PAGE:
I used to work with a man named Josh, whose mother loves to tell a story about a time in high school when one of Josh’s younger brothers was being pretty seriously bullied. When Josh heard what was happening, he cornered the bully in the locker room, pushed him hard up against the locker, and set him straight: “If you ever bother my brother again, you’ll regret it.” And it worked. No more bullying.
Isn’t there something so satisfying about that story? On some level, isn’t that exactly what you’d like God to do for you when people pick on you? I sure would. But the hard truth is that most bullying stories—especially the ones that happen at work—don’t end that way.
Mine certainly didn’t.
Battered and Bullied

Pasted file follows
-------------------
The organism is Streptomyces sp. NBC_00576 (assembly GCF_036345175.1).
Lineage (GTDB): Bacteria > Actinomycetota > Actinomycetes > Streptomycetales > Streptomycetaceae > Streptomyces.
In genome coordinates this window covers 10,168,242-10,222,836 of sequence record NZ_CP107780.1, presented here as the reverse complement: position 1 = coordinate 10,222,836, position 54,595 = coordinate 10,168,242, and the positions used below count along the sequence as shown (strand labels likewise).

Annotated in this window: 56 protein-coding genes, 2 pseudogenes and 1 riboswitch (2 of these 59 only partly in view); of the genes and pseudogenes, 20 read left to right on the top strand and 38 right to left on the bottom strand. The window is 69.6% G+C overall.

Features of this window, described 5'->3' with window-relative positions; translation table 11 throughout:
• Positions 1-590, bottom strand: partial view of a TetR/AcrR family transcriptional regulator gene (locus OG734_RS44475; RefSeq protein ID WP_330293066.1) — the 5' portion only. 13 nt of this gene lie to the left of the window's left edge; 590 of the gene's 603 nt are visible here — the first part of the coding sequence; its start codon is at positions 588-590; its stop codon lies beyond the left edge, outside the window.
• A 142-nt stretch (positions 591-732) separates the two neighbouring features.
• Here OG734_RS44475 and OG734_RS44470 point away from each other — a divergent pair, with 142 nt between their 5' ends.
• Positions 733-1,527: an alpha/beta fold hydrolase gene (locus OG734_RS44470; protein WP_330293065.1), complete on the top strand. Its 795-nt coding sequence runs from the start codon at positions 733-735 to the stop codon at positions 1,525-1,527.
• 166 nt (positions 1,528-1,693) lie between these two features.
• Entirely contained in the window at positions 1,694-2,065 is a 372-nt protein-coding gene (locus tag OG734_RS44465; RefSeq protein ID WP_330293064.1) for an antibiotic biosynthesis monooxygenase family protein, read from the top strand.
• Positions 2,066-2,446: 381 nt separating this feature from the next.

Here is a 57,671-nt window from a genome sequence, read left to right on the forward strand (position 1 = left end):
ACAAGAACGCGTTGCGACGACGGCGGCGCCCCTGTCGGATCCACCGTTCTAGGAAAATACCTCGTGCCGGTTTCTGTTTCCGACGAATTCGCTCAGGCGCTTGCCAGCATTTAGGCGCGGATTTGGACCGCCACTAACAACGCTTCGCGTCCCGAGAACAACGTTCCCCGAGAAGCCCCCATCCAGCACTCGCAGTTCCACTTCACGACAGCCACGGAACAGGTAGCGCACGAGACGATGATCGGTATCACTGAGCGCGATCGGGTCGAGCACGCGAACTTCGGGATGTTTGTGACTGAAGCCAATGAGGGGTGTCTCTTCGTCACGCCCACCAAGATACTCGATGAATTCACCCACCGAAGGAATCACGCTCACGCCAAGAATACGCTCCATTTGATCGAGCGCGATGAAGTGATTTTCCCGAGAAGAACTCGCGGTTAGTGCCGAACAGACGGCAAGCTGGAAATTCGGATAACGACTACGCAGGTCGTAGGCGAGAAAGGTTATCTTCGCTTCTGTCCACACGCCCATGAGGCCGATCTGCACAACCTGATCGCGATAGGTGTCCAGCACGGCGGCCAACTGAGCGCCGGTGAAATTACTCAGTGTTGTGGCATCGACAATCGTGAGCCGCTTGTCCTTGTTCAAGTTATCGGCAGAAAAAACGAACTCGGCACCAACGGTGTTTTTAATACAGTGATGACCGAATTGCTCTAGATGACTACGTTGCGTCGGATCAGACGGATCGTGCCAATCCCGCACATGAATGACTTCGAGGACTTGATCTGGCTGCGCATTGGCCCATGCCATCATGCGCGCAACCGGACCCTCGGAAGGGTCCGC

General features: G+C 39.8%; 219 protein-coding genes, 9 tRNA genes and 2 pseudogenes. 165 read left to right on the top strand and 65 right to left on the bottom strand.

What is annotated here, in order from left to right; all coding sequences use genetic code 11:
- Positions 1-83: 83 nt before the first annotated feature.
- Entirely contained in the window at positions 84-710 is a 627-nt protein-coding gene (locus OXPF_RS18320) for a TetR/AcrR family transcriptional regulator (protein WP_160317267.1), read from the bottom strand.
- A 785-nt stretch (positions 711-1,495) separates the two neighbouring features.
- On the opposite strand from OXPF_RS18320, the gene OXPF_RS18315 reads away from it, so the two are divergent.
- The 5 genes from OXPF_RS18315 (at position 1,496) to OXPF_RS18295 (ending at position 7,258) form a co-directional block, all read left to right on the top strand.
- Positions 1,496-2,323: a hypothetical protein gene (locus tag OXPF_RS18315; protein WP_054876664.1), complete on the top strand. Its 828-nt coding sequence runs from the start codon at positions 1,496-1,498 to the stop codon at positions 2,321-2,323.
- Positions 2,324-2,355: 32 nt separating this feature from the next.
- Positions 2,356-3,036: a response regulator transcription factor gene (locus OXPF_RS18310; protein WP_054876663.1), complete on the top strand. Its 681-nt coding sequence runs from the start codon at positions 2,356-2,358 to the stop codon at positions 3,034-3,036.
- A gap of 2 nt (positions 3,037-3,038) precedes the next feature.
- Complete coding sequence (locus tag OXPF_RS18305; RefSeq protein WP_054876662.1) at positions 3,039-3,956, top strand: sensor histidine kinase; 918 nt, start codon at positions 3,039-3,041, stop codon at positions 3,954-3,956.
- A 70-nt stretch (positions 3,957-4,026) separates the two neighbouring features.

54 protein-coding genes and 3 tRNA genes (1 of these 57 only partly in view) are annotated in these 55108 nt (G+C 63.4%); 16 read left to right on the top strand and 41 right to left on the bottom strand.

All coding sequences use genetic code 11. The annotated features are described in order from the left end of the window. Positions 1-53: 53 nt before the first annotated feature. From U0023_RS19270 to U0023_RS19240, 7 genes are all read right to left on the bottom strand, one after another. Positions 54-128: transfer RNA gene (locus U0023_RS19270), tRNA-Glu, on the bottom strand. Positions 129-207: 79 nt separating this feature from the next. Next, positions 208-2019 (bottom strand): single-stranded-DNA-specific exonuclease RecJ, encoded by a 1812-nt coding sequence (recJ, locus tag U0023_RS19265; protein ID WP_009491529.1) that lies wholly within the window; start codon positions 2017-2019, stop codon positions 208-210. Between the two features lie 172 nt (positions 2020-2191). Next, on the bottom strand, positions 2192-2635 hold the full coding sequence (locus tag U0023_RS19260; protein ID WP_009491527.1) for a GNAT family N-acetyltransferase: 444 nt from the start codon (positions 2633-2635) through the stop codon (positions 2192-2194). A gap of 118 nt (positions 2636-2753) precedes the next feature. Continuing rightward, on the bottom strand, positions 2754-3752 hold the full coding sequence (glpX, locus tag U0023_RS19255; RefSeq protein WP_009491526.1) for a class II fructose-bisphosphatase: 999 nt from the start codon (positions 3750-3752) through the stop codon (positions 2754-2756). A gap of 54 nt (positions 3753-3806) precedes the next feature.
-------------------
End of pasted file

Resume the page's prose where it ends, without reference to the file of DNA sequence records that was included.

Almost two years ago, my daughter Annie contracted a serious stomach condition called gastroparesis. For months we were in and out of various hospitals, and there were times when I honestly worried that I might lose her. During the course of her illness I continued to work remotely, but I drastically limited my travel. Most of the people I work with were very accommodating, but not all of them. One coworker in particular, who happened to be overseeing a project I was involved with, gave me a very hard time. She didn’t know or understand how serious Annie’s condition was, and she felt that my physical absence was a sign of apathy. She made it known that she couldn’t understand why I wasn’t “putting in the effort” that everyone else was. In fact, I was fully committed to bringing value to the team and working diligently to do so. But she kept pushing me to “be there,” and finding ways to point out to me and others when I wasn’t.1